• Eric Huard5 Cost Saving Tips for Hazardous Spill Control

    Chemicals are used to some degree in every single workplace, from industrial plants to labs and agriculture, and even in office environments. Anywhere that chemicals exist, so too does the potential for a hazardous chemical spill.

    Regardless of the kind of chemical that you’re working with, any workplace with chemicals on site needs to implement the right procedures to deal with hazardous spills – and the options are endless. A few weeks ago we discussed which spill absorbent was right for you – but how do you know which spill control product might save you money when using it? Keep reading for answers.

    Pay Attention to Absorption Capacity

    Buying the cheapest absorbent may save you money on the front end, but if you have a large spill, it can cost you two to three times as much to clean a spill with that cheap absorbent. Why? It just can’t absorb as much, so you end up using more. Paying a little bit more for your absorbent to get something with a higher absorption capacity means that you actually use less and save money.

    Ask to see absorption specifications of your absorbent. Most reputable manufacturers will have these that they can provide you.

    Use a Neutralizing Absorbent FOR Safer Clean Up

    Neutralizers make it much safer to clean up a chemical spills, and there are many different kinds on the market. The key benefit to this type of clean-up agent is the safety is provides to the worker – there’s no risk for chemical injury, which means no lost work days –  any HSE professional can tell you the cost of these days plus insurance rate increases!

    Look for neutralizing absorbents that change colour depending the chemical pH so works know when the spill is safe to clean up. A little bit of prevention can save thousands in injury costs later.

    Declassification: The Ultimate Money Saver

    Ultimate money save! As mentioned in absorption capacity above, the real cost of hazardous material clean up lies in the disposal fees, which is something that very few people think about when selecting an absorbent. You pay per weight, and it gets pricey.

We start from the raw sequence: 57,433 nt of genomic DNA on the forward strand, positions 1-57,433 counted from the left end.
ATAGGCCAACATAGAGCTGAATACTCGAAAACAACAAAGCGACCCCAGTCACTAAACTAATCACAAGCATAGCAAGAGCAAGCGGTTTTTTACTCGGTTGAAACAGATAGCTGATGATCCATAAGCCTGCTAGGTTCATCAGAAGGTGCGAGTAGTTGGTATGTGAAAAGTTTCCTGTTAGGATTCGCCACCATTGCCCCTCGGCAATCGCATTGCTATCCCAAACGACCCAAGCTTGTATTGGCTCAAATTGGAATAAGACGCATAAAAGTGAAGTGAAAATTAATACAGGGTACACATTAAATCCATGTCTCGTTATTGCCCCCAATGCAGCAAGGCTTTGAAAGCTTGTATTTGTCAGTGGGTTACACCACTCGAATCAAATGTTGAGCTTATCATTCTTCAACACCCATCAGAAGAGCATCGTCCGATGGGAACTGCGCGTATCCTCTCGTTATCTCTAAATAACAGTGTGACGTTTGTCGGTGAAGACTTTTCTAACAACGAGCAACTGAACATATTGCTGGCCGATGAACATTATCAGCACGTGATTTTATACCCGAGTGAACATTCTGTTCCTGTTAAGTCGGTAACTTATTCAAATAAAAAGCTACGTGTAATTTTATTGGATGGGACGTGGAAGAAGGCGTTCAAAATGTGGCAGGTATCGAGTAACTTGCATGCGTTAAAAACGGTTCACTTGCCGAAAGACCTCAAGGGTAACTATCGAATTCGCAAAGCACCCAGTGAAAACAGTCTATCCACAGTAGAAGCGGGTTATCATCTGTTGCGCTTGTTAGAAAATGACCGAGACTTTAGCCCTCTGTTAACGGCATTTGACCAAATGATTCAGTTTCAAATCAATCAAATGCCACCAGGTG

Wouldn’t it be great if there was an absorbent that could turn hazardous chemicals into non-hazardous materials? These products are available and can be well worth their slight increase in upfront costs.

    Simplify Your Response with Universal Products

    ‘Time is money’ is an old adage, but it still rings true. Simplifying your response plan saves money on training and leads to quicker clean up responses. The last time you want to be trying to read the instructions and get your degree in Spill-ogoly is when a hazardous chemical is already on the ground!

    Universal products make this easy by allowing your protocols to include simple steps and avoid the guesswork of determining what chemical product is spilled. There’s no selecting the wrong product to use – no one will have issues with the simplicity of “Use This Single Product for Liquid Spills”!

    Check Your Spill Kits

    Spill kits are for emergencies, so the product needs to be there for when you need it. Ensure the products haven’t absorbed water from damp air or have expired and are no longer effective. I also recommend you always go with products without an expiration date; most do last a long time if stored correctly.

    We highly recommend that you add your spill kits into your regular building and life-saving equipment inspections. Spill response is part of the legislature in every province and you can be fined for not having an adequate response plan. Having expired or missing product immediately fails these requirements and the fines for non-compliance can be quite hefty.

    Oh, and if you’re thinking how great it would be to have a magical product that could help take care of all these points, either wander over to this page or get in touch with us. We’d be happy to speak with you about improving your spill control program and minimizing your response times.


    TAGS

    chemical safety chemical spill chemical splash spill control spill response

    Eric Huard | Market Segment Manager: Personal Safety
    Levitt-Safety Limited Oakville


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